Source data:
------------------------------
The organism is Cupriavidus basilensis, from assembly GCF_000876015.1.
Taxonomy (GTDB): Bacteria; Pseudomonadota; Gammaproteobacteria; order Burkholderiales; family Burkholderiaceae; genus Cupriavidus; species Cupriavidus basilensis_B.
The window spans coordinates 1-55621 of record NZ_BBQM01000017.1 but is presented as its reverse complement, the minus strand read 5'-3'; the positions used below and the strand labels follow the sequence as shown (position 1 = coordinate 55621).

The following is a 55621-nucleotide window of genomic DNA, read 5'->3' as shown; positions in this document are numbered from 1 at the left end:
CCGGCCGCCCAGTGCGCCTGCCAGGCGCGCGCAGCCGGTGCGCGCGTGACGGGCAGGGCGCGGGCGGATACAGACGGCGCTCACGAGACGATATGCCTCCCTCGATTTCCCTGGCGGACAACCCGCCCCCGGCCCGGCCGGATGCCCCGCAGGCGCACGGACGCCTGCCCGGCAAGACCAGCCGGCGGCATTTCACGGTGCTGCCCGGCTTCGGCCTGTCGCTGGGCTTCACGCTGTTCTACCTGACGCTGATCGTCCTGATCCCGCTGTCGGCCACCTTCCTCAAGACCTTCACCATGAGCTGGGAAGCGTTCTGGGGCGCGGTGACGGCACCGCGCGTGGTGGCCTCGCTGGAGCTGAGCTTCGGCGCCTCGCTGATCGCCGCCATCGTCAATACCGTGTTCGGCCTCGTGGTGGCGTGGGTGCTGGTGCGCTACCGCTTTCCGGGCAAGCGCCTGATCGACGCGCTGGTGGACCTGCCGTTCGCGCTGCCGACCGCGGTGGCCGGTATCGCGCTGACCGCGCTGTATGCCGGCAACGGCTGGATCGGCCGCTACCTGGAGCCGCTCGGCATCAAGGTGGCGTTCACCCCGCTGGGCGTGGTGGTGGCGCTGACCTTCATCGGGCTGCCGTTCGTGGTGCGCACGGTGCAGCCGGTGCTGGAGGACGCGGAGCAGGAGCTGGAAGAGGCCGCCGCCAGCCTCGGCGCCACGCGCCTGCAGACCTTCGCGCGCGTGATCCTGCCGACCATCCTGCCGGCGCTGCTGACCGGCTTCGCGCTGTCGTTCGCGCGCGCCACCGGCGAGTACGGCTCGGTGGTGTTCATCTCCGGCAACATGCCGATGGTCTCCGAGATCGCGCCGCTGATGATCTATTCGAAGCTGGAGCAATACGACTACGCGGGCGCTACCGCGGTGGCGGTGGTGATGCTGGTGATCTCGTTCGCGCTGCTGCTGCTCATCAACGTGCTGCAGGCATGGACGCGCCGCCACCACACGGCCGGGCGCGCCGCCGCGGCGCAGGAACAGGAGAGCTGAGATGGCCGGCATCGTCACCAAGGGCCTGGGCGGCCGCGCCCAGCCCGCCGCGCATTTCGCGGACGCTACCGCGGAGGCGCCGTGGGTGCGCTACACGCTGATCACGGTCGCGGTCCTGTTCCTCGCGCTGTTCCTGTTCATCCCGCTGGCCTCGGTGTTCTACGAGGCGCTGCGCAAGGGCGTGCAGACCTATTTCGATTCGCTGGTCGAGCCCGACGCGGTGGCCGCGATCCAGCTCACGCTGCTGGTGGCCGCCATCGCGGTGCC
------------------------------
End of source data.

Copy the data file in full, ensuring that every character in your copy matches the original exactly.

The organism is Cupriavidus basilensis, from assembly GCF_000876015.1.
Taxonomy (GTDB): Bacteria; Pseudomonadota; Gammaproteobacteria; order Burkholderiales; family Burkholderiaceae; genus Cupriavidus; species Cupriavidus basilensis_B.
The window spans coordinates 1-55621 of record NZ_BBQM01000017.1 but is presented as its reverse complement, the minus strand read 5'-3'; the positions used below and the strand labels follow the sequence as shown (position 1 = coordinate 55621).

The following is a 55621-nucleotide window of genomic DNA, read 5'->3' as shown; positions in this document are numbered from 1 at the left end:
CCGGCCGCCCAGTGCGCCTGCCAGGCGCGCGCAGCCGGTGCGCGCGTGACGGGCAGGGCGCGGGCGGATACAGACGGCGCTCACGAGACGATATGCCTCCCTCGATTTCCCTGGCGGACAACCCGCCCCCGGCCCGGCCGGATGCCCCGCAGGCGCACGGACGCCTGCCCGGCAAGACCAGCCGGCGGCATTTCACGGTGCTGCCCGGCTTCGGCCTGTCGCTGGGCTTCACGCTGTTCTACCTGACGCTGATCGTCCTGATCCCGCTGTCGGCCACCTTCCTCAAGACCTTCACCATGAGCTGGGAAGCGTTCTGGGGCGCGGTGACGGCACCGCGCGTGGTGGCCTCGCTGGAGCTGAGCTTCGGCGCCTCGCTGATCGCCGCCATCGTCAATACCGTGTTCGGCCTCGTGGTGGCGTGGGTGCTGGTGCGCTACCGCTTTCCGGGCAAGCGCCTGATCGACGCGCTGGTGGACCTGCCGTTCGCGCTGCCGACCGCGGTGGCCGGTATCGCGCTGACCGCGCTGTATGCCGGCAACGGCTGGATCGGCCGCTACCTGGAGCCGCTCGGCATCAAGGTGGCGTTCACCCCGCTGGGCGTGGTGGTGGCGCTGACCTTCATCGGGCTGCCGTTCGTGGTGCGCACGGTGCAGCCGGTGCTGGAGGACGCGGAGCAGGAGCTGGAAGAGGCCGCCGCCAGCCTCGGCGCCACGCGCCTGCAGACCTTCGCGCGCGTGATCCTGCCGACCATCCTGCCGGCGCTGCTGACCGGCTTCGCGCTGTCGTTCGCGCGCGCCACCGGCGAGTACGGCTCGGTGGTGTTCATCTCCGGCAACATGCCGATGGTCTCCGAGATCGCGCCGCTGATGATCTATTCGAAGCTGGAGCAATACGACTACGCGGGCGCTACCGCGGTGGCGGTGGTGATGCTGGTGATCTCGTTCGCGCTGCTGCTGCTCATCAACGTGCTGCAGGCATGGACGCGCCGCCACCACACGGCCGGGCGCGCCGCCGCGGCGCAGGAACAGGAGAGCTGAGATGGCCGGCATCGTCACCAAGGGCCTGGGCGGCCGCGCCCAGCCCGCCGCGCATTTCGCGGACGCTACCGCGGAGGCGCCGTGGGTGCGCTACACGCTGATCACGGTCGCGGTCCTGTTCCTCGCGCTGTTCCTGTTCATCCCGCTGGCCTCGGTGTTCTACGAGGCGCTGCGCAAGGGCGTGCAGACCTATTTCGATTCGCTGGTCGAGCCCGACGCGGTGGCCGCGATCCAGCTCACGCTGCTGGTGGCCGCCATCGCGGTGCC